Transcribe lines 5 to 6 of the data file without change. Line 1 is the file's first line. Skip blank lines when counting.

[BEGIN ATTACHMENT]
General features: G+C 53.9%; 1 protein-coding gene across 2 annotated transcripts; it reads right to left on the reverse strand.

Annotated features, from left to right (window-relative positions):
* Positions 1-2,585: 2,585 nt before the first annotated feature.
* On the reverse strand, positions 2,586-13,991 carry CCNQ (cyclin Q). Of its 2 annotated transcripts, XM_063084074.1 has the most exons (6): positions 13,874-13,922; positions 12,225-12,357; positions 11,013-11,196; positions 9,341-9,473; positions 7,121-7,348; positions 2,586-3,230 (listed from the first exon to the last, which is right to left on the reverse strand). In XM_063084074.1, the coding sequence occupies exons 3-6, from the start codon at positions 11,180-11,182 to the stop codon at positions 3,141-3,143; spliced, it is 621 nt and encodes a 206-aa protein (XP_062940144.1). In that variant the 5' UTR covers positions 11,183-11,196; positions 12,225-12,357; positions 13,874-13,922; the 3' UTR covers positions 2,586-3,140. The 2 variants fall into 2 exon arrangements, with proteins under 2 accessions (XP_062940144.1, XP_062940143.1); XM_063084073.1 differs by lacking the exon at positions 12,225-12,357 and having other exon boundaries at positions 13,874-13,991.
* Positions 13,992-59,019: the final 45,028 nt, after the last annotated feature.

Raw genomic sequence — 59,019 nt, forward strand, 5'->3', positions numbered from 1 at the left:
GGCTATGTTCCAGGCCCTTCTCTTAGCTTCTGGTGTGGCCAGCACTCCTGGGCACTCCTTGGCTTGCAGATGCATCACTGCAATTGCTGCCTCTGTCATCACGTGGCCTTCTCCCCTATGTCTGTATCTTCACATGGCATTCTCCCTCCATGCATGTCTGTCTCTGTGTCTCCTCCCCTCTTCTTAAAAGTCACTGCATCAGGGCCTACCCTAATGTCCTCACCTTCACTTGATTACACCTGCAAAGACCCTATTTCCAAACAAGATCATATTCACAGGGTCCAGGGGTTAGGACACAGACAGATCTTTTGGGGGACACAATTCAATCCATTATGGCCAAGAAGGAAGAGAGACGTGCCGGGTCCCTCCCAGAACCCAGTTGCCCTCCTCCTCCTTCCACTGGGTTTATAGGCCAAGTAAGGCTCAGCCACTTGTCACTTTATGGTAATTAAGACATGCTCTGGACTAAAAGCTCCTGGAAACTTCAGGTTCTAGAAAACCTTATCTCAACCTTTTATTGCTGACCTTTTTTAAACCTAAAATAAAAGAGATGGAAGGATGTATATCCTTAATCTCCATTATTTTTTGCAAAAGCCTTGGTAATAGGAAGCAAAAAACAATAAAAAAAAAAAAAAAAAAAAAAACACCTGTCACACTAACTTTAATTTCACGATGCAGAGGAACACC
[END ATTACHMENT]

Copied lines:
* Positions 13,992-59,019: the final 45,028 nt, after the last annotated feature.

Raw genomic sequence — 59,019 nt, forward strand, 5'->3', positions numbered from 1 at the left: